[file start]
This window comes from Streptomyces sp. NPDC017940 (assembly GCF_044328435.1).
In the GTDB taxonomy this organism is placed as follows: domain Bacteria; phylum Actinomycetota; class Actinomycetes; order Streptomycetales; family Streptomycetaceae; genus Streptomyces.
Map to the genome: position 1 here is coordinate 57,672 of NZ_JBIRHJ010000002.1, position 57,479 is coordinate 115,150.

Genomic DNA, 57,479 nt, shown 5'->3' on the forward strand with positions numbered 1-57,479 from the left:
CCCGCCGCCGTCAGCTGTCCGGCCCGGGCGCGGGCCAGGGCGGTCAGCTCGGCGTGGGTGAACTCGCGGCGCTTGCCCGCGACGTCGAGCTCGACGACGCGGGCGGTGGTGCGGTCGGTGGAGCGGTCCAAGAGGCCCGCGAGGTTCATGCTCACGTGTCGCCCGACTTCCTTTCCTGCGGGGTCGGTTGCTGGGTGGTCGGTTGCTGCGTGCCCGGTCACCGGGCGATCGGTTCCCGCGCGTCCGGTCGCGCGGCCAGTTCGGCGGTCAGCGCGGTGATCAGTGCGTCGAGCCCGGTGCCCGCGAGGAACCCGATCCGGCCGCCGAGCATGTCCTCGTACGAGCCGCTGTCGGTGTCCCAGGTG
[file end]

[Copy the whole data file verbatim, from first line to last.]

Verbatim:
This window comes from Streptomyces sp. NPDC017940 (assembly GCF_044328435.1).
In the GTDB taxonomy this organism is placed as follows: domain Bacteria; phylum Actinomycetota; class Actinomycetes; order Streptomycetales; family Streptomycetaceae; genus Streptomyces.
Map to the genome: position 1 here is coordinate 57,672 of NZ_JBIRHJ010000002.1, position 57,479 is coordinate 115,150.

Genomic DNA, 57,479 nt, shown 5'->3' on the forward strand with positions numbered 1-57,479 from the left:
CCCGCCGCCGTCAGCTGTCCGGCCCGGGCGCGGGCCAGGGCGGTCAGCTCGGCGTGGGTGAACTCGCGGCGCTTGCCCGCGACGTCGAGCTCGACGACGCGGGCGGTGGTGCGGTCGGTGGAGCGGTCCAAGAGGCCCGCGAGGTTCATGCTCACGTGTCGCCCGACTTCCTTTCCTGCGGGGTCGGTTGCTGGGTGGTCGGTTGCTGCGTGCCCGGTCACCGGGCGATCGGTTCCCGCGCGTCCGGTCGCGCGGCCAGTTCGGCGGTCAGCGCGGTGATCAGTGCGTCGAGCCCGGTGCCCGCGAGGAACCCGATCCGGCCGCCGAGCATGTCCTCGTACGAGCCGCTGTCGGTGTCCCAGGTG